The wife of a senior associate of ISIS chief Abu Bakr al-Baghdadi gave Americans information that could have killed Baghdadi, but the military brass at the time declined to act on it, The Guardian reported.
Later, U.S. officials reportedly said the information was correct.
Nisrine Assad Ibrahim (a.k.a. Umm Sayyuf), 29, was married to Fathi Ben Awn Ben Jildi Murad al-Tunis (Abu Sayyaf), a close friend of al-Baghdadi’s who served as both as ISIS’ media chief and oil minister.
Her own family was highly connected to al-Baghdadi as well. When al-Baghdadi would stay in Mosul, it was Umm Sayyuf’s aunt that found him shelter and ran a network of safe houses for him.
Umm Sayyuf was captured in a Delta Force raid in May 2015 in the Omar oil field – a raid that killed her husband. She was sentenced to death for horrific crimes, including the enslavement and of American aid worker Kayla Mueller and facilitating her rape by al-Baghdadi as well as the enslavement of a number of Yazidi women and girls, all of whom were raped by senior ISIS leaders.
Her captors at a prison in Erbil, Iraq where she is being held allowed The Guardian to interview her, the first media interview since her capture.
For more than a half a year, Umm Sayyuf refused to cooperate with her captors, but by early 2016, she began revealing crucial intelligence information about the terror group. In particular, she revealed how al-Baghdadi operated and how he was able to travel around from location to location, information she was particularly privy to.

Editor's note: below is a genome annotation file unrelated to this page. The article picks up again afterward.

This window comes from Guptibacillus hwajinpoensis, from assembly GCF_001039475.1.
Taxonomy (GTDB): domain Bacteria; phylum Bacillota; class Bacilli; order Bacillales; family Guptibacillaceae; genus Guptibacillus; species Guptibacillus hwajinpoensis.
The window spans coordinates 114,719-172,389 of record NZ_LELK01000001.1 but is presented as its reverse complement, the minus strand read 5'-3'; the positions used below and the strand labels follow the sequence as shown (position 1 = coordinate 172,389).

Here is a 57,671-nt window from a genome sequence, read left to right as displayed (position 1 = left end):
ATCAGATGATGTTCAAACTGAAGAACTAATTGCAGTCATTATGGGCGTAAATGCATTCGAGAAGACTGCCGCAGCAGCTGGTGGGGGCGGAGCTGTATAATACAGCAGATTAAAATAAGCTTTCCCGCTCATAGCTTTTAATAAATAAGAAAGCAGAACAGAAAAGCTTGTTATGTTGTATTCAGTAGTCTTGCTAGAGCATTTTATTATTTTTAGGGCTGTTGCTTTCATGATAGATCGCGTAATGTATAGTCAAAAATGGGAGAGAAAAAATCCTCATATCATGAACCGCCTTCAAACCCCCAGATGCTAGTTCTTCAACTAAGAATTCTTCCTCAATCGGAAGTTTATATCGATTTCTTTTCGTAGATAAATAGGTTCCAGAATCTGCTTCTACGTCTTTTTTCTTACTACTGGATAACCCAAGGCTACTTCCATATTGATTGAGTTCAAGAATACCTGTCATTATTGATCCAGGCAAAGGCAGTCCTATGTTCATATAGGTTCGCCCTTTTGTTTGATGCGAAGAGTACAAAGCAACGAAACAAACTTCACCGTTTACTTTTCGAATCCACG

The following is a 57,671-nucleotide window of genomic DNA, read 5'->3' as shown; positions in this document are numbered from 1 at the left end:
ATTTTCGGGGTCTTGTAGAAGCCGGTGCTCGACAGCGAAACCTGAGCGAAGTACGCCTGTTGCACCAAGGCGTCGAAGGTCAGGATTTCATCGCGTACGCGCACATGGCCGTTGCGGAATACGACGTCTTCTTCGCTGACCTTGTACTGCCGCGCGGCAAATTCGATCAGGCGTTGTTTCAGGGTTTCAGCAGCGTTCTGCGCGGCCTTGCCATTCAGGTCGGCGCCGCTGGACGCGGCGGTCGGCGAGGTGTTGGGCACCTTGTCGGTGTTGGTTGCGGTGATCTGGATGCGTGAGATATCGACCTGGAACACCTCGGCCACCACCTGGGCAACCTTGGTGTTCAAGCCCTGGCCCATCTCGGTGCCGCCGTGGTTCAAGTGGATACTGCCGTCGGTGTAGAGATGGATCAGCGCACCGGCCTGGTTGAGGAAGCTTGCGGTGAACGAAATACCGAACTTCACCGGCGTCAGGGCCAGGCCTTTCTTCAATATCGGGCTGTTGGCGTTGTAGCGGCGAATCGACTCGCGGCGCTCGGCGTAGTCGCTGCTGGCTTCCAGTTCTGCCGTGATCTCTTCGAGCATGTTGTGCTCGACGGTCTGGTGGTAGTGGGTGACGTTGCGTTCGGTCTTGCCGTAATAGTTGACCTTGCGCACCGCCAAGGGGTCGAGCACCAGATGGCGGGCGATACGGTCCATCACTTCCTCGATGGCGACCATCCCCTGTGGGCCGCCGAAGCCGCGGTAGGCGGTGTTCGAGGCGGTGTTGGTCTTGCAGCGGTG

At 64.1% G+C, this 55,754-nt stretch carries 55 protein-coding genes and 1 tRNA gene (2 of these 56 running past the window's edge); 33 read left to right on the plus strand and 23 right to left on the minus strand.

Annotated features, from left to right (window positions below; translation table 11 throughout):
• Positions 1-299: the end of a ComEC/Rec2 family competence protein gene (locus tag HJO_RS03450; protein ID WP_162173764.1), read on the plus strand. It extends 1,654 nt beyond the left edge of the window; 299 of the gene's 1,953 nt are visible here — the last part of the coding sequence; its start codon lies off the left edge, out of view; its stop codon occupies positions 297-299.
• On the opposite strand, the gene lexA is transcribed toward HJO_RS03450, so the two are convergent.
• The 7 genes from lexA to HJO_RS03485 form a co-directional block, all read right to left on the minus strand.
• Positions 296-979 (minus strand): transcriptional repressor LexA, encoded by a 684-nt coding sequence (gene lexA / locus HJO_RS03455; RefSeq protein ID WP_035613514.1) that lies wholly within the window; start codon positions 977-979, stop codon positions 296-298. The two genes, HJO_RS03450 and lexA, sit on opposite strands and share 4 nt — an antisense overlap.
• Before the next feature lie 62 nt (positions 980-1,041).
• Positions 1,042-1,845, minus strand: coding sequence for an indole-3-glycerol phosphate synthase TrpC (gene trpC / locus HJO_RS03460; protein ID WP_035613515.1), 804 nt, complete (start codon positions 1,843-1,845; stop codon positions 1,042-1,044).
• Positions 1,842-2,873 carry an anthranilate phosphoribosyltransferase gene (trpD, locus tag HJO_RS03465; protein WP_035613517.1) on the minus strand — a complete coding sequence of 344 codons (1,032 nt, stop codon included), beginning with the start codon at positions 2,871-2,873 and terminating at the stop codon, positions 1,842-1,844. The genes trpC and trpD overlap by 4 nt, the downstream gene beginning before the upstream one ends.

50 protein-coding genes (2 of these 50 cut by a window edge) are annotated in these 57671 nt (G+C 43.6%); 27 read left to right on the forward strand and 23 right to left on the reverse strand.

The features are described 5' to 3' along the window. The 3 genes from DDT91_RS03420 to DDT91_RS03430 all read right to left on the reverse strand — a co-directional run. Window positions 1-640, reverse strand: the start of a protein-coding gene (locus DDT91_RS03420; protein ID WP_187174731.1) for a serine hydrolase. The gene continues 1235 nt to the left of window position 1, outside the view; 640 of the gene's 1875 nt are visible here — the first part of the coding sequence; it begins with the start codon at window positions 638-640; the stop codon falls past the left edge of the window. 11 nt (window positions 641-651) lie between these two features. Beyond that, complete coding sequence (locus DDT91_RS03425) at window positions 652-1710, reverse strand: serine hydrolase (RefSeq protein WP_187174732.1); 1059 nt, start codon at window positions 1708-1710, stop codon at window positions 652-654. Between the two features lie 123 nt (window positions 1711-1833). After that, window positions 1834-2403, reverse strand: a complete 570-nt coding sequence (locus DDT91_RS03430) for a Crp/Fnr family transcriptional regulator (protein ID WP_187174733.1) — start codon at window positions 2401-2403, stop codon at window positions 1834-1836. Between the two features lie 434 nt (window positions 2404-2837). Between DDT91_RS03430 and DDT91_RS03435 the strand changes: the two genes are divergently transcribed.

Because her husband was ISIS’ media chief and a close confidante, al-Baghdadi was often in Umm Sayyuf’s home. In fact, Baghdadi’s trademark audio tapes were recorded in her home a number of times.
“He used to do that in our sitting room in Taji [a town in central Iraq],” she said. “My husband was the [ISIS] media chief then, and Baghdadi would visit often.”
In February 2016, Umm Sayyuf identified an area on the western side of Mosul where she suspected al-Baghdadi was hiding. A Kurdish intelligence officer explained how this information was used:
“They used to put their guards on the street, these were the internal security people, who only hang around when someone important is there. Soon, we zeroed in on the house, and we were very confident that Baghdadi was there. We told the Americans and asked them to act, and they said they had other things on. Baghdadi moved houses quite quickly and we missed him. Later, the Americans came back and said we were right.”
U.S. officials had nixed an airstrike on the house that night for a combination of factors: there was a lot of activity in the skies that night, making the mission dangerous for the airmen, and there was a fear of civilian casualties in the highly congested neighborhood.
Last month, al-Baghdadi released a video message for the first time in five years. As to where the self-styled ISIS caliph is now, Umm Sayyuf believes he is somewhere in Iraq.
“He never felt good in Syria, he always wanted to be in Iraq. He would only come to do something and leave,” she said.
Human rights lawyer Amal Clooney has advocated for the extradition of Umm Sayyaf from Iraq to the U.S., where she wants to she her put on trial for her crimes.
Testifying before the UN Security Council last April, Clooney said of Umm Sayyuf that she locked captives “in a room, instigated their beatings and put makeup on them to ‘prepare them for rape.’”
Umm Sayyuf’s comments published in The Guardian did not include any questions to why she decided to cooperate with the American and Kurdish militaries.
Even taking into consideration her cooperation, officials say she will never be released. “We will not let her go,” said a senior intelligence official. “She comes from a very radical environment, and if she returned to them, she would become like them.”